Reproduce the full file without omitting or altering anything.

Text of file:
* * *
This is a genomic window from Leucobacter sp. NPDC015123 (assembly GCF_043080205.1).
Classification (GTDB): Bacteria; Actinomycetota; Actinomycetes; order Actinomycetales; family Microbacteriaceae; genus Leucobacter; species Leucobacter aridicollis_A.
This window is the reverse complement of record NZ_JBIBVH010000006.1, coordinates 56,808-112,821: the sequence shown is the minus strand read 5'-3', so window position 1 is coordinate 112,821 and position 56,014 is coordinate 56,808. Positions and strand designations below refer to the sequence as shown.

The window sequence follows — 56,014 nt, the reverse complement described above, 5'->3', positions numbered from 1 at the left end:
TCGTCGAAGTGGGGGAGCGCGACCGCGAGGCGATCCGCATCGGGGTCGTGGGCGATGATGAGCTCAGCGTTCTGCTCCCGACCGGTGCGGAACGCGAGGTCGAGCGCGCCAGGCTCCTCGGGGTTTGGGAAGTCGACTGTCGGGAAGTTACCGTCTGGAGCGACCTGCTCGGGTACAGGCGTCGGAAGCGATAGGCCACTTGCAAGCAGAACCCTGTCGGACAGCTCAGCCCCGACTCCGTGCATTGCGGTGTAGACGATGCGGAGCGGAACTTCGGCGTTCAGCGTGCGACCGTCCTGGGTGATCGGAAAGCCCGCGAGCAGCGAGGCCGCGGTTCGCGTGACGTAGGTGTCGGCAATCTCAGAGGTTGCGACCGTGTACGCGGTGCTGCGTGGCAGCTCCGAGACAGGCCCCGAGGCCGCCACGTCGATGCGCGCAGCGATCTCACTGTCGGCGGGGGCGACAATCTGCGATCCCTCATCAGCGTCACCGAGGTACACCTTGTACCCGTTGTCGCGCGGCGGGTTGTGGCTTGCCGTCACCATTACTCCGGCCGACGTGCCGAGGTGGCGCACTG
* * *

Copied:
This is a genomic window from Leucobacter sp. NPDC015123 (assembly GCF_043080205.1).
Classification (GTDB): Bacteria; Actinomycetota; Actinomycetes; order Actinomycetales; family Microbacteriaceae; genus Leucobacter; species Leucobacter aridicollis_A.
This window is the reverse complement of record NZ_JBIBVH010000006.1, coordinates 56,808-112,821: the sequence shown is the minus strand read 5'-3', so window position 1 is coordinate 112,821 and position 56,014 is coordinate 56,808. Positions and strand designations below refer to the sequence as shown.

The window sequence follows — 56,014 nt, the reverse complement described above, 5'->3', positions numbered from 1 at the left end:
TCGTCGAAGTGGGGGAGCGCGACCGCGAGGCGATCCGCATCGGGGTCGTGGGCGATGATGAGCTCAGCGTTCTGCTCCCGACCGGTGCGGAACGCGAGGTCGAGCGCGCCAGGCTCCTCGGGGTTTGGGAAGTCGACTGTCGGGAAGTTACCGTCTGGAGCGACCTGCTCGGGTACAGGCGTCGGAAGCGATAGGCCACTTGCAAGCAGAACCCTGTCGGACAGCTCAGCCCCGACTCCGTGCATTGCGGTGTAGACGATGCGGAGCGGAACTTCGGCGTTCAGCGTGCGACCGTCCTGGGTGATCGGAAAGCCCGCGAGCAGCGAGGCCGCGGTTCGCGTGACGTAGGTGTCGGCAATCTCAGAGGTTGCGACCGTGTACGCGGTGCTGCGTGGCAGCTCCGAGACAGGCCCCGAGGCCGCCACGTCGATGCGCGCAGCGATCTCACTGTCGGCGGGGGCGACAATCTGCGATCCCTCATCAGCGTCACCGAGGTACACCTTGTACCCGTTGTCGCGCGGCGGGTTGTGGCTTGCCGTCACCATTACTCCGGCCGACGTGCCGAGGTGGCGCACTG